She's right. And now that it's been pointed out to me, it seems completely obvious that she's right. But I'd never really noticed this before, so it can't really have been obvious. Now I'll have my eye open for subtle cover-design sexism. Not all the time, though. If I'm, say, tired or distracted or under time pressure, I'll forget to notice and I'll become once again slightly less attuned to the biases built into my culture. I'm not so sure anything more much more complicated than this is going on.

That conservatism is our "default ideology" strikes me as a misleading way to put the point that in a broadly liberal culture moving in an ever more liberal direction, it take some effort to keep up with the leading edge of the evolving liberal sensibility and thus to not fall into a comparatively "conservative" way of looking at things--a less-liberal-than-we're-going-to-be-next-year way of looking at things.

A brief history of human dignity

What is human dignity? Here's a primer, told through 200 years of great essays, lectures, and novels.

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Sponsored by the Institute for Humane Studies
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Urban foxes self-evolve, exhibiting Darwin’s domestication syndrome

A new study finds surprising evidence of the self-evolution of urban foxes.

A fox at the door of 10 Downing Street on Janurary 13, 2015.

Photo by JUSTIN TALLIS/AFP via Getty Images
Surprising Science
  • A study from the University of Glasgow finds urban foxes evolved differently compared to rural foxes.
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  • The evolutionary changes correspond to Charles Darwin's "domestication syndrome."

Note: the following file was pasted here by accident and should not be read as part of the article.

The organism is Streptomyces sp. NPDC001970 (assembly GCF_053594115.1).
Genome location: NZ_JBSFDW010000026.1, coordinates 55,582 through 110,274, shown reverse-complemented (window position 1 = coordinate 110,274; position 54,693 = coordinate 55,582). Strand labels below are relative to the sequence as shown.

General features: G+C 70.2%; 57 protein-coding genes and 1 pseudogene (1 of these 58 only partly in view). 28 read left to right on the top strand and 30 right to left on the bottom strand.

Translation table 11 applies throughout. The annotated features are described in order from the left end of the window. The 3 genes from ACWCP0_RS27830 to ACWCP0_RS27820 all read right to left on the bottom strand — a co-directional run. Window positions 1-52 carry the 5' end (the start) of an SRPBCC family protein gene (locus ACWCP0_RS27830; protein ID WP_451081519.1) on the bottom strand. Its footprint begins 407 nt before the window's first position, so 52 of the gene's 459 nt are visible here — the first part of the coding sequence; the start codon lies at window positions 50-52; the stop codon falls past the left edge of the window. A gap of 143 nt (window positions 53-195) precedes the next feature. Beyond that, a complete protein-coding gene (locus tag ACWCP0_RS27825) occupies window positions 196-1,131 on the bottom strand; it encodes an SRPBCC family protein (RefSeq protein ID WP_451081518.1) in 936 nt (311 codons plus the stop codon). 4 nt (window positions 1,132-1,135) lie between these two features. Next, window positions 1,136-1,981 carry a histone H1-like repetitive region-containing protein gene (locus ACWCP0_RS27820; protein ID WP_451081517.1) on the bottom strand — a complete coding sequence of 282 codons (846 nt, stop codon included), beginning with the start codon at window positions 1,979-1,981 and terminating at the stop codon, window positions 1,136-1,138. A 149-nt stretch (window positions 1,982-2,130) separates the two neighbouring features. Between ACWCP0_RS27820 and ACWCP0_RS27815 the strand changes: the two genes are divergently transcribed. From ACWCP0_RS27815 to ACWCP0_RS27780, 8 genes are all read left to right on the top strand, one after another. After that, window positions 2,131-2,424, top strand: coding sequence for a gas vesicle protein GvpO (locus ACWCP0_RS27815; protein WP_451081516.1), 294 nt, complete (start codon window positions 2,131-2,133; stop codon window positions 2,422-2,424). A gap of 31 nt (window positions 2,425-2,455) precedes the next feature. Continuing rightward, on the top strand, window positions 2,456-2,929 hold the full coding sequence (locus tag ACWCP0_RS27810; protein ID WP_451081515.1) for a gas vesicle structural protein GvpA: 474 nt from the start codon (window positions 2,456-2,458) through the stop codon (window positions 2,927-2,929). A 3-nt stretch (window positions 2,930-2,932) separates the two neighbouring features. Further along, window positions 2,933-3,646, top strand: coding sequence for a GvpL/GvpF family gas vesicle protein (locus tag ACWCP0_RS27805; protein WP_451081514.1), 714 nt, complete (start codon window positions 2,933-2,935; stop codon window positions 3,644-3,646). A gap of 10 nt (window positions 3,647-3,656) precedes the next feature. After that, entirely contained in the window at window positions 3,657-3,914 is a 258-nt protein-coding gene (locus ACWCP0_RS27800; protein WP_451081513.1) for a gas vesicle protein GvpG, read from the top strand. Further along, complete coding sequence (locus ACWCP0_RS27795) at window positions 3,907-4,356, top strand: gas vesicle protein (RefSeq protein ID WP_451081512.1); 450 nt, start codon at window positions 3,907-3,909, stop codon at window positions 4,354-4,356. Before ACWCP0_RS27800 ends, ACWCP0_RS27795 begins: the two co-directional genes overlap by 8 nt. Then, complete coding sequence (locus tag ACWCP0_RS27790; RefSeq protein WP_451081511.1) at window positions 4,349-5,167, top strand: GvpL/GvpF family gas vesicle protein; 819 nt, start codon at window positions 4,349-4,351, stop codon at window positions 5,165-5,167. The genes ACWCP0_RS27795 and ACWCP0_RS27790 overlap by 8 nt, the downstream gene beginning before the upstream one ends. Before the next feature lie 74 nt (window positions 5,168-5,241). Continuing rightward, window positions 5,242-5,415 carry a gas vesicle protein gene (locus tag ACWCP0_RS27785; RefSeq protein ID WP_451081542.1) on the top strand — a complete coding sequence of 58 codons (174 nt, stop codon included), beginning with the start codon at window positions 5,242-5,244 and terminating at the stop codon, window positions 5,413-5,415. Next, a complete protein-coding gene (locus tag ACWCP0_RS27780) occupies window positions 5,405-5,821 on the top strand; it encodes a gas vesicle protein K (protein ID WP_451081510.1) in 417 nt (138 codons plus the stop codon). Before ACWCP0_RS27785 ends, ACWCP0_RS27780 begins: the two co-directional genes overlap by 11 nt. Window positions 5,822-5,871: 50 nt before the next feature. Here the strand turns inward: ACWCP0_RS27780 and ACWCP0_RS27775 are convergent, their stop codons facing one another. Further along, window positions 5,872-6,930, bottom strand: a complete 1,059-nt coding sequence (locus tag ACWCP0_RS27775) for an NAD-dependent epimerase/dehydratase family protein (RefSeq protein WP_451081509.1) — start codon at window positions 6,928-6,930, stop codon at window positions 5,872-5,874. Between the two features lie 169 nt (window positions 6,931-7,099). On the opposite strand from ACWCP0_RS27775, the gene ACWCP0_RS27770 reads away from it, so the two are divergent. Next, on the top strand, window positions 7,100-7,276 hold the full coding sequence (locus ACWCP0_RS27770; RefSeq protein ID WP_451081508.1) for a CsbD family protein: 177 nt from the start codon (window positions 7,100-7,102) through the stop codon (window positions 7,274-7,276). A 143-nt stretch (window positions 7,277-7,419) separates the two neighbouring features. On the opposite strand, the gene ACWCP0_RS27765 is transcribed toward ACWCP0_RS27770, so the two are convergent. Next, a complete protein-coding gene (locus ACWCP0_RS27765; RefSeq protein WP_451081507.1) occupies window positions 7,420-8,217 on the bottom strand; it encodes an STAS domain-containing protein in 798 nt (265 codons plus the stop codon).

How much can living in the city change you? If you were an urban fox, you could be evolving yourself to a whole new stage and becoming more like a dog, according to a fascinating new study.

Researchers compared skulls from rural foxes around London with foxes who lived inside the city and found important variations. Rural foxes showed adaptation for speed and hunting after quick, small prey, while urban fox skulls exhibited changes that made it easier for them to scavenge, looking through human refuse for food, rather than chasing it. Their snouts were shorter and stronger, making it easier to open packages and chew up leftovers. They also have smaller brains, not meant for hunting but for interacting with stationary food sources, reports Science magazine.

Interestingly, there was much similarity found between the male and female skulls of the urban foxes.

The observed changes correspond to what Charles Darwin called the "domestication syndrome," comprised of traits that go along with an animal's transition from being wild, to tamed, to domesticated.

The study was led by Kevin Parsons, an evolutionary biologist at the University of Glasgow.

"What's really fascinating here is that the foxes are doing this to themselves," Parsons told the BBC. "This is the result of foxes that have decided to live near people, showing these traits that make them look more like domesticated animals."

The researchers are not suggesting you should go out and get a fox as a house-pet just yet. But they are seeing the evolutionary process taking place that's moving the urban foxes along the path towards becoming more like dogs and cats, explained the study's co-author Dr. Andrew Kitchener from National Museums Scotland.

A fox beneath a tree in Greenwich park, south east London

A fox beneath a tree in Greenwich park, south east London on May 14, 2020.

Photo by Glyn KIRK / AFP

"Some of the basic environmental aspects that may have occurred during the initial phases of domestication for our current pets, like dogs and cats, were probably similar to the conditions in which our urban foxes and other urban animals are living today," said Kitchener. "So, adapting to life around humans actually primes some animals for domestication."

The specimen came from the National Museum Scotland's collection of around 1,500 fox skulls.

You can read the study in the Proceedings of the Royal Society B.

fox sleeping beneath stadium seats

A fox at the LV County Championship, Division two match between Surrey and Derbyshire at The Brit Oval on April 9, 2010 in London, England.

Photo by Clive Rose/Getty Images